The known internet contains well over 4.75 billion web pages. That’s almost a page for every person on the planet. With competition this stiff, drawing traffic to your website relies on your search engine optimization or SEO. With all this competition, you have likely been told you will need to use search engine optimization (SEO) practices to get traffic to your company’s website. It’s true, page optimization is great for your business – but do you know why? Learning some helpful SEO practices how search engines” think” helps you understand why these practices may land your business’ website on that coveted top spot in the rankings.
How Search Engines Think
Larry Page, the co-founder and CEO of Google, once said “The perfect search engine would understand exactly what you mean and give you back exactly what you want”. This says a lot about the aim of search engines.
Search engines have one main purpose: to bring useful, up-to-date, relevant search results to their users as quickly as possible. To achieve this purpose, search engines have 3 main functions- crawling, indexing, and retrieving. Understanding how these functions work will help you understand how you can better cater to them.
Simply put, crawling is the act of scanning your website into a database. Automated bots called spiders rapidly read your page; getting a complete list of what it contains. Search engines crawl the title of the page, the page’s keywords, images, and important text. Then the pages it links to with hyperlinks are crawled, and the process is repeated. The spider then stores the new links into a database of sites to be crawled over again. The process is never ending, and designed to make sure a search engines database is as up-to-date as possible.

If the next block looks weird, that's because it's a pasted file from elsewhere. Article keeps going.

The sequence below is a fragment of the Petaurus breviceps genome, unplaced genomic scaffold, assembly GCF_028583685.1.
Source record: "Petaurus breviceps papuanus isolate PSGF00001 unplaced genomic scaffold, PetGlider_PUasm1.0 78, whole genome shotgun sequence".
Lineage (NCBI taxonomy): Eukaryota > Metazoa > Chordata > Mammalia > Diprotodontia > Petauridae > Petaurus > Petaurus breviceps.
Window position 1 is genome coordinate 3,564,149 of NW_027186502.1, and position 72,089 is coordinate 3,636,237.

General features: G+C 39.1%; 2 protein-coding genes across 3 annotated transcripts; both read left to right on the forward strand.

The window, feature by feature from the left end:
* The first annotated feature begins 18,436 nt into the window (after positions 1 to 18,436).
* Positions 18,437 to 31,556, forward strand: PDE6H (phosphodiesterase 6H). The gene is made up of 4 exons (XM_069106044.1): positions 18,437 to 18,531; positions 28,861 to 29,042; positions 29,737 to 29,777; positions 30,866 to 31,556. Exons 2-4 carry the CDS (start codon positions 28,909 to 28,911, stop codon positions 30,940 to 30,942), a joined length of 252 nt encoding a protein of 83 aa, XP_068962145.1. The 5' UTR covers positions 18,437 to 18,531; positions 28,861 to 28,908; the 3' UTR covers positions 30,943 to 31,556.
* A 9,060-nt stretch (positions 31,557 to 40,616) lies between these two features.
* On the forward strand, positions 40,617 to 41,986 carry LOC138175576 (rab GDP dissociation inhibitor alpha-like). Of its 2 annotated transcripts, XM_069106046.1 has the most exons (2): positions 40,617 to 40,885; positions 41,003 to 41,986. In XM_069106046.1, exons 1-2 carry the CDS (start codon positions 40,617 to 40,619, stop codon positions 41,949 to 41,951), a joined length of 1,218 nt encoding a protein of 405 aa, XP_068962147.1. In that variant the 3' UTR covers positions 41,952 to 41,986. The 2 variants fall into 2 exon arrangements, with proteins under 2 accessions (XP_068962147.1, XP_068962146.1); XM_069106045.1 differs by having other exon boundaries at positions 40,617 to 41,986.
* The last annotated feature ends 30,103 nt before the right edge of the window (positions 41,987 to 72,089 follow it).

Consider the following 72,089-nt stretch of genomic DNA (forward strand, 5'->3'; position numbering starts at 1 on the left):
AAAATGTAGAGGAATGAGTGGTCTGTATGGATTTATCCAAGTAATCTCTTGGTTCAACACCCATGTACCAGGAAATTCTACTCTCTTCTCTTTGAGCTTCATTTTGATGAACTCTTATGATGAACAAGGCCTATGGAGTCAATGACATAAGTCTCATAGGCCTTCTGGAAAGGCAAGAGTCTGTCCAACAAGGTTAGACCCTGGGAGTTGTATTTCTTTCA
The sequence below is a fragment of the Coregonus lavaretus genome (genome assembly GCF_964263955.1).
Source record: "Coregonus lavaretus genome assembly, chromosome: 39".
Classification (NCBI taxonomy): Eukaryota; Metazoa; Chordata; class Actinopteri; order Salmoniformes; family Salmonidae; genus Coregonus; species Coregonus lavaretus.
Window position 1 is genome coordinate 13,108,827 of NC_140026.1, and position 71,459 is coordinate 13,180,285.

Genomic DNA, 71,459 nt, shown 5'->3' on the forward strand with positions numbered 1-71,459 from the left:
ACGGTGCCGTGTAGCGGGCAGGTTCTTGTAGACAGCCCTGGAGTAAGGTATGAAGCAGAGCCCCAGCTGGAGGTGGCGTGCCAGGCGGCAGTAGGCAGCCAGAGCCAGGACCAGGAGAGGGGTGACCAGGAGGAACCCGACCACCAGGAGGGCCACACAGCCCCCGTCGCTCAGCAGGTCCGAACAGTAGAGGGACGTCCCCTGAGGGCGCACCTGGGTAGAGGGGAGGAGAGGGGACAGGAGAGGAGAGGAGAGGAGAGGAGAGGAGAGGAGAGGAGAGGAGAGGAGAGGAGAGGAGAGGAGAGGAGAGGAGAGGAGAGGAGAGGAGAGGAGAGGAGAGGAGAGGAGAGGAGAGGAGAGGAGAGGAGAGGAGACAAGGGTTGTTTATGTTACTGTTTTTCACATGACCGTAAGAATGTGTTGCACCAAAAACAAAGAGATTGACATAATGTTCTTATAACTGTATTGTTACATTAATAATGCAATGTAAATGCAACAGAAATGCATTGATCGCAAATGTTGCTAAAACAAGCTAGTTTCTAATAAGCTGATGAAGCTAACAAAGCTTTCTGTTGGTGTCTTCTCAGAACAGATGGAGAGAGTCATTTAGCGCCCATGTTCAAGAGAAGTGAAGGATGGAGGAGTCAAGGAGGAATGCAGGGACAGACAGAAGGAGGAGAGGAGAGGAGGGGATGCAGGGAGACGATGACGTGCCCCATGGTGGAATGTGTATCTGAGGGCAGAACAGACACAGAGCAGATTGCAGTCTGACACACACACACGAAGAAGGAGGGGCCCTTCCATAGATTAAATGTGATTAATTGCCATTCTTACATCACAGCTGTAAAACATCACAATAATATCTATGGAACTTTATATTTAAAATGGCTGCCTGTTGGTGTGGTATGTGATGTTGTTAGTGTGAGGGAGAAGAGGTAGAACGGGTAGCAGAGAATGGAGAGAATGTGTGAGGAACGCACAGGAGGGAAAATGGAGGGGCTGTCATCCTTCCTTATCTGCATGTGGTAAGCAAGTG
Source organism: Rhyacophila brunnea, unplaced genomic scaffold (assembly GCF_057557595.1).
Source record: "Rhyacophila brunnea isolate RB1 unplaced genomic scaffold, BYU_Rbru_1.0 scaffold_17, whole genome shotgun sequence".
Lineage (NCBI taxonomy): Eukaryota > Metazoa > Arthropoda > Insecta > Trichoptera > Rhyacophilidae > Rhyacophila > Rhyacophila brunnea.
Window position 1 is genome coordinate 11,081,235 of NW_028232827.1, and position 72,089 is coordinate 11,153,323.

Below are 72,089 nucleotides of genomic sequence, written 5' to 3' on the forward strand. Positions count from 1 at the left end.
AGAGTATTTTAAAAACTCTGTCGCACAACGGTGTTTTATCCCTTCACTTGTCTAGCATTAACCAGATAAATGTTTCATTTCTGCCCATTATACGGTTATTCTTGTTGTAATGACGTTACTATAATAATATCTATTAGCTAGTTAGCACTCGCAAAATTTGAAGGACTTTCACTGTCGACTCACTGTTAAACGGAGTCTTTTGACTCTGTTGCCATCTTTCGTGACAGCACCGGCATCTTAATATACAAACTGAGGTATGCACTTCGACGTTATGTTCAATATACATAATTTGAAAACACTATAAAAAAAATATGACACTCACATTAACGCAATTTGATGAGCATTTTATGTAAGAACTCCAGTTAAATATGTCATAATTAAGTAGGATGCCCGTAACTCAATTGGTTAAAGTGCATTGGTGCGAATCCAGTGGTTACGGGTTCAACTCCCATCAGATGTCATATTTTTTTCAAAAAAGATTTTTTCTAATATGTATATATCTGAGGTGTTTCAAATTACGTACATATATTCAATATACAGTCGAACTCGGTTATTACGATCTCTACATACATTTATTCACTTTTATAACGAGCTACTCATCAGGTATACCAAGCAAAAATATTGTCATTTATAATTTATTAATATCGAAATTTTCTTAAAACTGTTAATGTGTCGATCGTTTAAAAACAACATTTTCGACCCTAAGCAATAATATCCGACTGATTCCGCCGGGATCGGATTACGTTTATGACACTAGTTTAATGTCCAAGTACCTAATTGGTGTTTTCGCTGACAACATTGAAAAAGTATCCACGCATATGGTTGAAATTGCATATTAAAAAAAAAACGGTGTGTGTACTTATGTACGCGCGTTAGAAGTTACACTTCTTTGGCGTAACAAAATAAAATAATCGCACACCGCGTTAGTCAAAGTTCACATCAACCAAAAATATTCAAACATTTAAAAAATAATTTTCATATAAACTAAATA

Now that all the data on your page is collected, what do they do with it? Here is where much of those SEO practices come into play. Data is indexed based on every significant factor available, such as keywords and links to and from your page. The index also marks aspects such as when the page was posted and if there are pictures or videos on the page.
Say you run a stuffed animal shop; Bill’s Teddy Bears. Keywords such as, “teddy bears” and “stuffed animals” likely become indexed by search engines. Similarly, search engines index any images found on your site as well. If your shop has 300 pictures of a red stuffed giraffe, it is a great option to show a user looking for images of a red stuffed giraffe. Links to and from your page are also factored in.
This is also where the importance of guest blogging comes in. If the national stuffed animal association links to your site, you gain relevance based on their reputation.
All of this helps the algorithms pick up relevant data for their users in the next section – retrieving.
Search engines use hundreds of variables to decide how to display their web results. Things like the quality of the content, the links the content contains, the title and URL of the page, and how fresh the page is; all factors into giving users the most relevant results. Search engines also look for synonyms to your keywords, always attempting to figure out what you mean and delivering it to you. They do this billions of times each day.
This is why it is good to build each page around a keyword or phrase.
Keywords and Phrases
In our example, let’s say a user searches “fix a stuffed animal”; they will likely not see results for companies which only sell new stuffed animals. They would see articles on how to fix them and who to call if they need help fixing them. If you want to rank your page, you will want to include the keywords in all aspects of the page. The title will say something like “How to Fix a Stuffed Animal”. The URL would be BillsTeddyBears.com/fix-a-stuffed-animal. The headline of the article would be “The Easiest Way to Fix your Stuffed Animal”. The page itself will contain useful information about fixing stuffed animals. It will also have synonyms of the keyword; it may say “repair your teddy bear” or “mend a plush toy”. These are the very basic factors search engines look for when deciding how valuable your page is to their users.
Knowing some basic SEO practices can give you the upper hand in understanding how to cater to them. It’s important, however, that you don’t cater to search engines at the expense of your readership. At the very least, it can help to see why SEO practices are absolutely necessary for your business to succeed online.
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